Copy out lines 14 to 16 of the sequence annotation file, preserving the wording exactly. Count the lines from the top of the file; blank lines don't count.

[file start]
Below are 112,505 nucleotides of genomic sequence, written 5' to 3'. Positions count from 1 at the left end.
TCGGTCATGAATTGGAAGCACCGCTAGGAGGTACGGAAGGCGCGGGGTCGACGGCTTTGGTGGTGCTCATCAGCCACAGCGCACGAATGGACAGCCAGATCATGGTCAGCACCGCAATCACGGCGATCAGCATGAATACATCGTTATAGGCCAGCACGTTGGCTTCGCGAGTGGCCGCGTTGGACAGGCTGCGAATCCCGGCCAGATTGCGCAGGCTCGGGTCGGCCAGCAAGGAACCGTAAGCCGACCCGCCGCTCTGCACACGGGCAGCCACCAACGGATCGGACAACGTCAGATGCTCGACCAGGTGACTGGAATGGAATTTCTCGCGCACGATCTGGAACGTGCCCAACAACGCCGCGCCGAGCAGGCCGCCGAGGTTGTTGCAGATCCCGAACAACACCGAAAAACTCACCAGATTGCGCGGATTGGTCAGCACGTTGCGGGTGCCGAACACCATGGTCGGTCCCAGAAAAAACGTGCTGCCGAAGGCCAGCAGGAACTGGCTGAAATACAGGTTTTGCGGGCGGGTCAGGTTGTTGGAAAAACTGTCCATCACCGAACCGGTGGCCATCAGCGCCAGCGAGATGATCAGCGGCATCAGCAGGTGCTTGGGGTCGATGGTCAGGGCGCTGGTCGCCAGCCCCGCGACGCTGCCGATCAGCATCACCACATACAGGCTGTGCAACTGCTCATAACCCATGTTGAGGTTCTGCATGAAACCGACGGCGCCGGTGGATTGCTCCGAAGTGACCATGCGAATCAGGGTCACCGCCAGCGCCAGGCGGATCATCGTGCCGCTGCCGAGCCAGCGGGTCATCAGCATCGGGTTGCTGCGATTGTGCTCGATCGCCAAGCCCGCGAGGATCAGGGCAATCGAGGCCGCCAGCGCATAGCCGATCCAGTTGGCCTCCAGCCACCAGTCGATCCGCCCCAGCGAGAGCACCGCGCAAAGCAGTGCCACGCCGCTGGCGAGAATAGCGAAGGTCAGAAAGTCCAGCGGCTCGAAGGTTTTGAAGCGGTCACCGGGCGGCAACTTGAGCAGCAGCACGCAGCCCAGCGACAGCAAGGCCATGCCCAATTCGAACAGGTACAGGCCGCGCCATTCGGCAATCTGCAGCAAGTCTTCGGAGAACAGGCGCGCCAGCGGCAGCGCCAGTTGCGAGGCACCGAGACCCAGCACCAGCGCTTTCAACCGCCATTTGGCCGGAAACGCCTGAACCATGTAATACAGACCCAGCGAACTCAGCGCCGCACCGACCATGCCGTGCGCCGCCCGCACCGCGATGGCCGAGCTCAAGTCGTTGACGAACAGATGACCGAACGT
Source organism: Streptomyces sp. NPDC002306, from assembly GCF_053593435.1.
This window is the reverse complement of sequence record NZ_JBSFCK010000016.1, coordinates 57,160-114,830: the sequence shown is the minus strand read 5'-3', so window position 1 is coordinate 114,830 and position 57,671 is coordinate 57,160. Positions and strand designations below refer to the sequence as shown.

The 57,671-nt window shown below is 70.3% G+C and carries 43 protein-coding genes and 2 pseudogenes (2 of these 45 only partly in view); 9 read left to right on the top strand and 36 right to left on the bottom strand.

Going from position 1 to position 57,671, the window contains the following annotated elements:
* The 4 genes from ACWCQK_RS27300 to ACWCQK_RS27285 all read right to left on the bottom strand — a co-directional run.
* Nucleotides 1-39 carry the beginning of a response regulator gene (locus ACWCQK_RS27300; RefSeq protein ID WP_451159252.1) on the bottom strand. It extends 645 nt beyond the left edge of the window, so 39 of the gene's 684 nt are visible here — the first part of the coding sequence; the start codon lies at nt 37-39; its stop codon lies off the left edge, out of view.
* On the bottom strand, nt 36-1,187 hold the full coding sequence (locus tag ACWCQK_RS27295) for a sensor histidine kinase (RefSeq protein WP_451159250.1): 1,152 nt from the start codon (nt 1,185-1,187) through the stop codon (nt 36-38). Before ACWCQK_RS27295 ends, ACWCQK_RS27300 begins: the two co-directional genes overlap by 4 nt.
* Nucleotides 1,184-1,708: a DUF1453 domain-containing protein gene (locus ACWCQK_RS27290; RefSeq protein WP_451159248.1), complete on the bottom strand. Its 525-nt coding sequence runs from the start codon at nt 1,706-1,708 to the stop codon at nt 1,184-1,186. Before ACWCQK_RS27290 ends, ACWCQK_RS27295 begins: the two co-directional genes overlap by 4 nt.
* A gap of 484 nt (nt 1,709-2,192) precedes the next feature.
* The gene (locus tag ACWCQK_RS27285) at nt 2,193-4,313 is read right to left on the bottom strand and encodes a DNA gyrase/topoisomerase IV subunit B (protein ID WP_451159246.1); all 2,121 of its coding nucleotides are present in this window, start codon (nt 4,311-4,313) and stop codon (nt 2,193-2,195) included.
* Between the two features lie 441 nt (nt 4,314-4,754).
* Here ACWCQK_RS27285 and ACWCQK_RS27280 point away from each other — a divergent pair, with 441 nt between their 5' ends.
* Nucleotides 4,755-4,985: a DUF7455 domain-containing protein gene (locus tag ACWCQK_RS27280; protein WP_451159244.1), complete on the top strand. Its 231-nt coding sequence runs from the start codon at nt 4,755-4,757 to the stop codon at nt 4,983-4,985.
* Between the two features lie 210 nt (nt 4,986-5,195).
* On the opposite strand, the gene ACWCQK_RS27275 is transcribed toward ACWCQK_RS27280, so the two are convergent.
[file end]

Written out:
* Here ACWCQK_RS27285 and ACWCQK_RS27280 point away from each other — a divergent pair, with 441 nt between their 5' ends.
* Nucleotides 4,755-4,985: a DUF7455 domain-containing protein gene (locus tag ACWCQK_RS27280; protein WP_451159244.1), complete on the top strand. Its 231-nt coding sequence runs from the start codon at nt 4,755-4,757 to the stop codon at nt 4,983-4,985.
* Between the two features lie 210 nt (nt 4,986-5,195).